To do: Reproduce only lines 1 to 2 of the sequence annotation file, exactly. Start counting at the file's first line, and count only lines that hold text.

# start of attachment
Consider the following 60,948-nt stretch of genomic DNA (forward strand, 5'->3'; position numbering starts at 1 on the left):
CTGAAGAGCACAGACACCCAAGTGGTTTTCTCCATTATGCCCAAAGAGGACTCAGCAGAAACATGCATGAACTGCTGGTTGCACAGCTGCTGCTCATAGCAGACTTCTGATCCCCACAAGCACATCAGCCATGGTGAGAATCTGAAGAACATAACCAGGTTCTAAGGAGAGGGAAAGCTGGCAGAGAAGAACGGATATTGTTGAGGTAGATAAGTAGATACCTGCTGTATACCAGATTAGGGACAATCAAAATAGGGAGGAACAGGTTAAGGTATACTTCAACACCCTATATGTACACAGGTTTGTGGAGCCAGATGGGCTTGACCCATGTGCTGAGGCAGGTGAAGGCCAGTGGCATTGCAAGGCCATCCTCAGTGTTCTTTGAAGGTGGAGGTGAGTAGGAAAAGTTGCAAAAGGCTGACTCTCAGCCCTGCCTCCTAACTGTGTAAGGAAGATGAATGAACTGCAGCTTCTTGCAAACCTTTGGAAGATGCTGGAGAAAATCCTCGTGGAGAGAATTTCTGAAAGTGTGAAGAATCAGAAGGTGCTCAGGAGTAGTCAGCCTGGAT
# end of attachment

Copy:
Consider the following 60,948-nt stretch of genomic DNA (forward strand, 5'->3'; position numbering starts at 1 on the left):
CTGAAGAGCACAGACACCCAAGTGGTTTTCTCCATTATGCCCAAAGAGGACTCAGCAGAAACATGCATGAACTGCTGGTTGCACAGCTGCTGCTCATAGCAGACTTCTGATCCCCACAAGCACATCAGCCATGGTGAGAATCTGAAGAACATAACCAGGTTCTAAGGAGAGGGAAAGCTGGCAGAGAAGAACGGATATTGTTGAGGTAGATAAGTAGATACCTGCTGTATACCAGATTAGGGACAATCAAAATAGGGAGGAACAGGTTAAGGTATACTTCAACACCCTATATGTACACAGGTTTGTGGAGCCAGATGGGCTTGACCCATGTGCTGAGGCAGGTGAAGGCCAGTGGCATTGCAAGGCCATCCTCAGTGTTCTTTGAAGGTGGAGGTGAGTAGGAAAAGTTGCAAAAGGCTGACTCTCAGCCCTGCCTCCTAACTGTGTAAGGAAGATGAATGAACTGCAGCTTCTTGCAAACCTTTGGAAGATGCTGGAGAAAATCCTCGTGGAGAGAATTTCTGAAAGTGTGAAGAATCAGAAGGTGCTCAGGAGTAGTCAGCCTGGAT